Ghanaians Still Counting Mills’ Legacy Two Years Down The Line

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Yesterday, July 24, Ghanaians from all walks of life, in accordance with our traditions converged at the Asomdwe Park, to pay glowing tributes to our departed leader, John Evans Atta Mills.

Two years ago, on that fateful Tuesday, the whole country was thrown into a state of mourning, as for the first time in the history of the country, we lost a sitting President.

The uniqueness of that incident was that he was a man who was loved by many and seen as a man of peace, love and kindness.

Characteristically, we all of a sudden saw in him as a man who walked on water while alive, he suddenly became infallible and was raised to the status of a god, where even everything in the country was named after him.

He had his shortcomings and I will be the first person to ignore that and pretend it did not exist, but like him, we all fall short of the glory of God.

He was the Vice-President from 1996 to 2000, where he contested on the ticket of the National Democratic Congress (NDC) in the 2000 elections; unfortunately he lost to ex-President, John Agyekum Kufuor.

In 2004, he staked another claim to the presidency, this time around losing to the same man, until 2008, when he won in one of the keenly contested elections since 1992, when we ushered in the new dispensation.

The man on two occasions, when he lost never held this country to ransom; he left the country to Canada, to do what he does best. Unlike his colleague of the New Patriotic Party (NPP), Nana Addo Dankwa Akufo-Addo, who feel that it is his birthright to rule this country, after been beaten fair and square chose to run to the Supreme Court to have the victory of John Dramani Mahama overturned to make him the President. How do you hope to benefit from an illegality, only Nana Addo understands that logic?

John Evans Atta Mills’ sacrificed finally paid off; he became President before he departed to his Maker.

When the history of this country is being written, he will be among the best Presidents this country was lucky to have had. He was a rare gift of a politician, although it was not every decision that he took as a President that I agree with, but I think on a scale of 1 to 10, I will give him, that score by any marking scheme is a pass mark.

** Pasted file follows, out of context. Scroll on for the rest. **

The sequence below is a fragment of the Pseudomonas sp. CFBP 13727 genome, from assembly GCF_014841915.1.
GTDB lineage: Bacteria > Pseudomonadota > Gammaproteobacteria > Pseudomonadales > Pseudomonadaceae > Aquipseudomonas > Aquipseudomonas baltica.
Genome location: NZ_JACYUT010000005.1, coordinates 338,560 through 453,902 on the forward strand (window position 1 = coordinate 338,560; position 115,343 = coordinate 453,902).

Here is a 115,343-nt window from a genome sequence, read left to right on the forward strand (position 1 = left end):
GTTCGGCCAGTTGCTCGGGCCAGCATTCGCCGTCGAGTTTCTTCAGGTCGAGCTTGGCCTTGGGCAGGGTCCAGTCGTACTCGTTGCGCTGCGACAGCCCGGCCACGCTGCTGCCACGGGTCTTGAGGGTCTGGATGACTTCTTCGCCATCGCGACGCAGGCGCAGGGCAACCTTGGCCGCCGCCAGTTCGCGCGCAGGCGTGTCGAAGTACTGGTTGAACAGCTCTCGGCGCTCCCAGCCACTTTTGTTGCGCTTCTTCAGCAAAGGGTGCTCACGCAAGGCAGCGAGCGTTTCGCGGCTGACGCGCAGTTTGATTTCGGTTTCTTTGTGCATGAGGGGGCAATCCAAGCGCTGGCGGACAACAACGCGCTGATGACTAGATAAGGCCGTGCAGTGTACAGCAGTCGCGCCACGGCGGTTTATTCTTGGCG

His decision to listen to some of the hawks against the advice of the founder of his party was one decision I wished as a Professor of law, he will have known that you cannot sacrifice loyalty for even family.

Another decision is his refusal to include Dr. Spio Garbrah in his Government because he criticized him when he contested him for the flagbearership of the party and his subsequent article published in the Daily Graphic, captioned “Honouring Nkrumah’s Legacy”.

This article incensed the old Ato Ahwoi, who thinks he had the President by the balls to say over his dead body would Dr. Spio Garbrah ever become a Minister. His wish was granted; Mills is dead and Spio has been nominated to serve as the Trade and Industry Minister.

He will also perhaps go down in the history of the fourth Republican dispensation as the shortest serving President, who was not overthrown in a Coup D’état, but died whilst in office.

He died at a time the country needed him most, his humility and sense of duty coupled with his love for work was what put him way above his peers. He could mean different things to different people, but one thing is certain even to his opponents, the man loved his country.

As a Commissioner of Internal Revenue Service (IRS), he could have been among the richest men in this country, but no, he died with only one house to his name, even how he came about that property is an intriguing story.

He suffered the same fate President John Dramani Mahama is going through today, he was disappointed by people he trusted, people turned themselves into demagogue, because they felt they were untouchable.

He served for three and half years, but his achievements surmounts that of a President who did eight years, we are still counting his legacy. His contribution to our democracy is unmatched, his commitment to making everybody regardless of his or her background to feel part of what we have as a country, was only second to President Jerry John Rawlings.

Last year, we marked his one year anniversary, after the celebrations and shedding of tears, we all went back to sleep. What lessons have we learnt from him and how are those lessons manifesting in our lives?

This is his second anniversary and a lecture has been organized to eulogize him, we say good and great things about the man, what we did not know about him from people who were close to him.

We should not wait until anniversary time, before we are seen in our red and black attires, pretending to love the man and believe in the values he stood for. Our lives must reflect what he stood for everyday.

How many leaders or politicians in Ghana live exemplary life like President Mills, an opportunity to serve this country in any capacity is seen by many as an opportunity to enrich themselves.

Appoint them today and the next time you see or meet them they have become rich over night.

Prof. Mills lived a modest life, he lived like a man who knew that one day, he will die and all that he has acquired will not save him or
accompany him to the grave. His was a life well-lived, but is it a lesson well learned?

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